On Listening


On listening

One of the many things I stress in my introductory psychology class is the diversity of normal human experience. While our own particular culture and our own particular family and the zeitgeist of our particular place in time have us implicitly believing that what we think and know is the reality, college students are smack in the middle of learning this is not the case. Many take that as exciting news. Some find it a little discomforting.

So as each semester winds toward a close I charge my students with the responsibility of truly listening. I charge them with the wonderful challenge of seeking out others with different world experiences, people whose beliefs, customs and expectations differ from their own. I ask my students to take on the mantle of listener in these and all relationships.

We don’t have particularly good national models of listening these days. People have become accustomed to hearing only enough from others to find the flaws in their arguments, and being a vigorous arguer has somehow become a more valued quality than that of good conversationalist or compassionate listener. We lose a lot as a result.

And our physical and economic environments have conspired to silo us. Over time we have become more likely to live near, and work and communicate with people who are more like ourselves than not. With less exposure to those whose lives or values differ, it has become increasingly easy to categorize people whose world view we don’t share.  Communities and work places become silos of increasingly like-minded people. But know that we are all more alike than not. And remember that we are all in this together.

I offer you the same charge I give my students as each semester draws to a close. Learn to listen. Really listen to those you know and love. But don’t stop there. Find a way to listen in that same way to people whose lives are different from your own. Listen to their stories, their beliefs, their opinions, long enough that you can truly understand and appreciate why they see the world as they do.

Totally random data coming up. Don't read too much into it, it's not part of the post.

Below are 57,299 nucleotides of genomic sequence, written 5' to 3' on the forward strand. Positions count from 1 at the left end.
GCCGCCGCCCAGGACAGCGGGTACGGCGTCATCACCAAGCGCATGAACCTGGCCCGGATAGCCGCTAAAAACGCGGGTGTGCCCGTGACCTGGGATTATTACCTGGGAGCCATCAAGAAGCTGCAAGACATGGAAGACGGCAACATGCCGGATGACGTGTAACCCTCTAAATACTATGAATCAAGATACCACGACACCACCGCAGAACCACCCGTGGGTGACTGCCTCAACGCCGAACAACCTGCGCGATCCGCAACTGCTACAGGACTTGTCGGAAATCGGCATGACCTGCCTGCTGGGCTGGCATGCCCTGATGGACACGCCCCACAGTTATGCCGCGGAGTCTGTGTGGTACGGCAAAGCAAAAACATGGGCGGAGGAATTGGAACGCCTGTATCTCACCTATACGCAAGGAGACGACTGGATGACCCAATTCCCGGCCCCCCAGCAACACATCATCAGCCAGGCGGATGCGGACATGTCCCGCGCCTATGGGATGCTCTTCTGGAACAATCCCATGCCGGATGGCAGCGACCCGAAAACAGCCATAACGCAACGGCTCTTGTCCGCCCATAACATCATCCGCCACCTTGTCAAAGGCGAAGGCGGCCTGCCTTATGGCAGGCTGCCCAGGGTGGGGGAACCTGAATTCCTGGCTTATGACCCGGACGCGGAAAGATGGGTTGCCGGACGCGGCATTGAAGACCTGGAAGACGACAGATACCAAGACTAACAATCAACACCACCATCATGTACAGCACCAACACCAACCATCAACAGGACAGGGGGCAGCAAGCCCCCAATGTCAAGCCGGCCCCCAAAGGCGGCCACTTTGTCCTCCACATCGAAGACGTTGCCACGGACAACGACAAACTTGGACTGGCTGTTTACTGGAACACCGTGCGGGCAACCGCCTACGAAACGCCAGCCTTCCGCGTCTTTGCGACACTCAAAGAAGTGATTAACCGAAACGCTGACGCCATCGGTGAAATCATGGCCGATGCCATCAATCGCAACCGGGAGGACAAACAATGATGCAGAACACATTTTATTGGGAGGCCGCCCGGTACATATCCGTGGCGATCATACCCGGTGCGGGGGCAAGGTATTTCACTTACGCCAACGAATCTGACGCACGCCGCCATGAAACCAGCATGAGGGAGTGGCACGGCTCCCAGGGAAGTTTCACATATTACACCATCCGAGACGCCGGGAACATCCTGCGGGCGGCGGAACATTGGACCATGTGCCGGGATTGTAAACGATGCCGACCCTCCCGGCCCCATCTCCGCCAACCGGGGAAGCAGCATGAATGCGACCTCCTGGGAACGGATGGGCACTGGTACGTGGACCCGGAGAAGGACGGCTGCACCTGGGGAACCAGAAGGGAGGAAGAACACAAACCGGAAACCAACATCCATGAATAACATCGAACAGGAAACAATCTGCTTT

To paraphrase the philosopher Zeno, we have two ears, two eyes and one mouth for a reason, and we should use them proportionally. But becoming a listener is not an easy task. Here are a few hints:

1.       Alfred Brendel once said that the word ‘listen’ contains the same letters as the word ‘silent.’ Silence makes many people uncomfortable, but if you can learn to reframe silence as thought, it might help you share it with others. 


So, if you find yourself organizing your rebuttal during a conversation, rather than listening to the other, make it a priority to develop the skill of quieting your mind and waiting. It may mean you don’t have a quick comeback, but you will probably find conversations move along in a more meaningful direction as a result.


2.       If you find yourself tempted to unfriend people on Facebook whose postings are too fill-in-the-blank, or not enough something-else, stop and think about the choice you would be making if you did so. Why are you friends to begin with? What can you understand about your world by staying in THEIR world? Is it worth a little discomfort to further that understanding?


3.       When you are bringing a group together, beware the tendency to stack the deck. It is easy to do—again, we tend to know people who think like us, live near people who think like us and prefer people who think like us. But when a group is needed to accomplish something an individual can’t do alone, diversity of opinion can result in a better outcome. Welcome challenges, ask someone to play the devil’s advocate. Clearly invite people whose perspective differs from your own.

4.       Finally, author and sound expert Julian Treasure offers this Sanskrit word as an acronym for listening well. RASA, meaning essence. Treasure suggests that we keep in mind the following when we practice good listening skills:

Receive what is being said. Try to do so without prejudgment

Appreciate the content and meaning to the talker

Summarize—we do not always hear what is meant, so providing a summary is one important way of making sure we are on the same page

Ask questions, want to know more, to clarify, to delve deeper. Demonstrate genuine curiosity and caring.

If we can do these things, we can come to know that at our essence we are all more alike than not. And knowing that, we can work together to make our world a better place.